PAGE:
Jason Bell Behind the Bench
Free Press
No more hibernating; Black Bear beckons
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No more hibernating; Black Bear beckons

Good day to all,

There’s a golf game in my immediate future. Finally.

Just booked a group for late afternoon Sunday at the home course, Black Bear Golf Club, near Lee River and about 12 minutes east of Lac du Bonnet.

I can’t say I’m a huge fan of nine-hole layouts, but this sweet par-33 track is the exception. While it’s not exactly Canadian Shield at its most rugged, Black Bear highlights the granite landscape of eastern Manitoba lake country and offers varying degrees of elevation. It also comes with a few ponds placed in some tricky spots.

It's a wonderful place for beginners and mid- to high-handicappers but has a couple of holes that can eat you alive. I routinely butcher the monster par-5 fifth hole, every bit of 580 yards from an elevated tee box, with out-of-bounds along the left side and an enormous water hazard dug directly in front of the green.

To me, the ninth is Black Bear’s feature hole, a diminutive par-4 that can be reached with a solid poke of a hybrid club – although it’s a totally blind 210-yard shot over trees. A couple of times, I was certain I’d be dancing, as it were, only to spend five minutes searching in vain for my gently used Srixon.

“Must have hit the vey last branch,” I’ve muttered to myself more than once, before clanging the bell to alert the group behind that the green is clear.

Posting a low score (my game gets progressively worse each year) will be secondary to enjoying two hours outdoors with my kids. Scott, soon to be 29 (how that’s possible, I have no idea), has been beating me on the golf course since he was 13. Eliza, nearly 25, is just beginning to show an interest in the game, so it will be fun to see how she makes out in the season-opener. Scott’s girlfriend, Justine, another relative beginner, is also part of the family foursome. I expect some colourful language at times and a pile of laughter along the way.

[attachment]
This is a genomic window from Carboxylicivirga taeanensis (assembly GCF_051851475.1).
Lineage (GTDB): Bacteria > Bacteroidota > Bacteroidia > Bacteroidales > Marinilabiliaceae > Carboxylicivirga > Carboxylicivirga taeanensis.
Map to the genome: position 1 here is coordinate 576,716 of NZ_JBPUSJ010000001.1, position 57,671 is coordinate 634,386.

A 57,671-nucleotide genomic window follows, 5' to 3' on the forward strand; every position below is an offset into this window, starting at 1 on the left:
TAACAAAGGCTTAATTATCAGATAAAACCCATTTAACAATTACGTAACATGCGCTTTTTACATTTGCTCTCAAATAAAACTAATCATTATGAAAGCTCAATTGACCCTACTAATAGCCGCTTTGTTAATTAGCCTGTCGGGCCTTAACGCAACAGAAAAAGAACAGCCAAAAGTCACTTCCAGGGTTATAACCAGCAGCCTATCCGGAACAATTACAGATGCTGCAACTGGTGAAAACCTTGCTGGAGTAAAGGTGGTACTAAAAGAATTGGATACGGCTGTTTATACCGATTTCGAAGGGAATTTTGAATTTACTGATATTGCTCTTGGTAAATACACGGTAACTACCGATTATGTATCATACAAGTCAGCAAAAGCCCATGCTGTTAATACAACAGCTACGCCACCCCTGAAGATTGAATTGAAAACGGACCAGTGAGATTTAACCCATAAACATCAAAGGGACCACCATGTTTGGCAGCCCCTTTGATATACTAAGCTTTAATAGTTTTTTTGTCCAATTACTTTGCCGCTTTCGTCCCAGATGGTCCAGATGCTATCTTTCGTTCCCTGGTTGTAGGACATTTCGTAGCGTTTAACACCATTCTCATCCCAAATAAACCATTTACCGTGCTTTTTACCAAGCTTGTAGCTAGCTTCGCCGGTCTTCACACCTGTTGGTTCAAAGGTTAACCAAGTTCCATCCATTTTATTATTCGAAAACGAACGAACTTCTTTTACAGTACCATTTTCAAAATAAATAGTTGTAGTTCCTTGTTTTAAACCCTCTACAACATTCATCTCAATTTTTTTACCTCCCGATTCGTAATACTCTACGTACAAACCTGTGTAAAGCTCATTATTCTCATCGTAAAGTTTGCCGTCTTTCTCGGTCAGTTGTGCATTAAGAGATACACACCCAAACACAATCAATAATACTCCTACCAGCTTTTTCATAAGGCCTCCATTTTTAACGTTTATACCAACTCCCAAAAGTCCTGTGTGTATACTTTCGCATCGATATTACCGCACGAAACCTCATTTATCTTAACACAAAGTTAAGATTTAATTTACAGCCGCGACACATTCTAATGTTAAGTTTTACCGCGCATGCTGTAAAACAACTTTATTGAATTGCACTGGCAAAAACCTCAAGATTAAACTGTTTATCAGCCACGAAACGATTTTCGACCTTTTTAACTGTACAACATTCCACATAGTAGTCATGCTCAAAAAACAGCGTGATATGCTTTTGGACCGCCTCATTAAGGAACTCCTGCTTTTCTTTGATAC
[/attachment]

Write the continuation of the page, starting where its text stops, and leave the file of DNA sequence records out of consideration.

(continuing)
Black Bear Golf Club (Allan Gould photo)

This is my 50th season pulling out the sticks, as I played my first game in Carman in 1973 when I was only seven. My playing partners were my uncle, Bill, and my cousin, Miles, two of my absolute favourite people who, sadly, are no longer with us.

I spent many summer weekends with extended family in the small southern Manitoba community and played a lot of golf on the original nine, long before it was expanded to 18.

I’m a lefty and could hit the ball a long way in my teens, with a bit of a natural fade, which helped significantly on those short, dogleg-left par-4s. (Those familiar with the original Carman design will know exactly what I’m talking about.)

In my late teens, I played almost exclusively at Rossmere – still one of the city’s true gems. I carded a lot of scores in the high-80s, low-90s, never dipping into the 70s despite a few hundred attempts during my time at the course in East Kildonan. Not even the time when I drained a five-footer on the par-3 fifth to move to 2-under and then promptly split the sixth fairway with a lengthy tee ball. (Charged with adrenaline, I then sailed an 8-iron beyond the green, over a fence and into someone’s backyard, eventually posting a triple-bogey 7.) I’m almost certain I finished 42-44 for a then-mundane 86. I'd kill for that number now.

In university, I played out of Elmhurst (an affordable intermediate membership) for a couple of seasons before getting married and moving to Brandon to write for the Sun sports department in 1990. Joining Shilo for a few seasons was a special treat, particularly trying to block out -- while putting -- the ear-splitting boom of mortar fire as soldiers trained at the nearby military base.